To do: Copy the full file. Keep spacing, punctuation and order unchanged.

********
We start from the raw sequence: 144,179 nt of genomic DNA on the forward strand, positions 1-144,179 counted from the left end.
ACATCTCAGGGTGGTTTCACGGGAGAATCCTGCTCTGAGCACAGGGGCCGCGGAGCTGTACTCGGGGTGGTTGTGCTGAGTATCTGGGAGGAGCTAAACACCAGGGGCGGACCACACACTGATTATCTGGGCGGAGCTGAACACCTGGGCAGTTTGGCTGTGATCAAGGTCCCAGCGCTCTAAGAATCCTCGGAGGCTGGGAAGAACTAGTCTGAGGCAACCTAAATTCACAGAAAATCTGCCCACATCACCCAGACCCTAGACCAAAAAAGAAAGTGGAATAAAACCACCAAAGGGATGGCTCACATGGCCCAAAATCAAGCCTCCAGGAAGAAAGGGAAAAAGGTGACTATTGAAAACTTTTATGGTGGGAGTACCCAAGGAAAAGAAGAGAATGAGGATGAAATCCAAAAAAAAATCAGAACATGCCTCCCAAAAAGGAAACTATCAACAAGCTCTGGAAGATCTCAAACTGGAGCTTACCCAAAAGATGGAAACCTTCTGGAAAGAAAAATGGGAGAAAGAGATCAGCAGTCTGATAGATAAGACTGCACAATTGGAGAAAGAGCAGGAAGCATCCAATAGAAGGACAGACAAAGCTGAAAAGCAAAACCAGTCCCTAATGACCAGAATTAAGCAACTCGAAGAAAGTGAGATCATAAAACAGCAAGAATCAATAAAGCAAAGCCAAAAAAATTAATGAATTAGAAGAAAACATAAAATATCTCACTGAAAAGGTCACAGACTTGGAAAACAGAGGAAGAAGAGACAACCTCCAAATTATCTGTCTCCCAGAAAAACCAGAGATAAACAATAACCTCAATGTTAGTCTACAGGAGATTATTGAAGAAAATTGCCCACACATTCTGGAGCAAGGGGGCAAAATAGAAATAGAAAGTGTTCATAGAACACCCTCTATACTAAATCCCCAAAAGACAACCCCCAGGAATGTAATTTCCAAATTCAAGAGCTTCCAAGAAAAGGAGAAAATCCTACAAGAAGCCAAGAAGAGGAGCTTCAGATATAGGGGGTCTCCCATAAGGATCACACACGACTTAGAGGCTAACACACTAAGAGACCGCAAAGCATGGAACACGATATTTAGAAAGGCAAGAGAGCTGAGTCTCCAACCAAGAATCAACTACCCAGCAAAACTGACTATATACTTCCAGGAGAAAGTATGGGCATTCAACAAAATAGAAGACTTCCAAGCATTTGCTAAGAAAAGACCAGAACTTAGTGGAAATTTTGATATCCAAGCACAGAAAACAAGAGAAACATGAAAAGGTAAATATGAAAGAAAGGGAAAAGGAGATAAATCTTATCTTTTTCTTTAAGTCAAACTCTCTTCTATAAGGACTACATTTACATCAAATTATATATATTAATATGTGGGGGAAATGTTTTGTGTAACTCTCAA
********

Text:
We start from the raw sequence: 144,179 nt of genomic DNA on the forward strand, positions 1-144,179 counted from the left end.
ACATCTCAGGGTGGTTTCACGGGAGAATCCTGCTCTGAGCACAGGGGCCGCGGAGCTGTACTCGGGGTGGTTGTGCTGAGTATCTGGGAGGAGCTAAACACCAGGGGCGGACCACACACTGATTATCTGGGCGGAGCTGAACACCTGGGCAGTTTGGCTGTGATCAAGGTCCCAGCGCTCTAAGAATCCTCGGAGGCTGGGAAGAACTAGTCTGAGGCAACCTAAATTCACAGAAAATCTGCCCACATCACCCAGACCCTAGACCAAAAAAGAAAGTGGAATAAAACCACCAAAGGGATGGCTCACATGGCCCAAAATCAAGCCTCCAGGAAGAAAGGGAAAAAGGTGACTATTGAAAACTTTTATGGTGGGAGTACCCAAGGAAAAGAAGAGAATGAGGATGAAATCCAAAAAAAAATCAGAACATGCCTCCCAAAAAGGAAACTATCAACAAGCTCTGGAAGATCTCAAACTGGAGCTTACCCAAAAGATGGAAACCTTCTGGAAAGAAAAATGGGAGAAAGAGATCAGCAGTCTGATAGATAAGACTGCACAATTGGAGAAAGAGCAGGAAGCATCCAATAGAAGGACAGACAAAGCTGAAAAGCAAAACCAGTCCCTAATGACCAGAATTAAGCAACTCGAAGAAAGTGAGATCATAAAACAGCAAGAATCAATAAAGCAAAGCCAAAAAAATTAATGAATTAGAAGAAAACATAAAATATCTCACTGAAAAGGTCACAGACTTGGAAAACAGAGGAAGAAGAGACAACCTCCAAATTATCTGTCTCCCAGAAAAACCAGAGATAAACAATAACCTCAATGTTAGTCTACAGGAGATTATTGAAGAAAATTGCCCACACATTCTGGAGCAAGGGGGCAAAATAGAAATAGAAAGTGTTCATAGAACACCCTCTATACTAAATCCCCAAAAGACAACCCCCAGGAATGTAATTTCCAAATTCAAGAGCTTCCAAGAAAAGGAGAAAATCCTACAAGAAGCCAAGAAGAGGAGCTTCAGATATAGGGGGTCTCCCATAAGGATCACACACGACTTAGAGGCTAACACACTAAGAGACCGCAAAGCATGGAACACGATATTTAGAAAGGCAAGAGAGCTGAGTCTCCAACCAAGAATCAACTACCCAGCAAAACTGACTATATACTTCCAGGAGAAAGTATGGGCATTCAACAAAATAGAAGACTTCCAAGCATTTGCTAAGAAAAGACCAGAACTTAGTGGAAATTTTGATATCCAAGCACAGAAAACAAGAGAAACATGAAAAGGTAAATATGAAAGAAAGGGAAAAGGAGATAAATCTTATCTTTTTCTTTAAGTCAAACTCTCTTCTATAAGGACTACATTTACATCAAATTATATATATTAATATGTGGGGGAAATGTTTTGTGTAACTCTCAA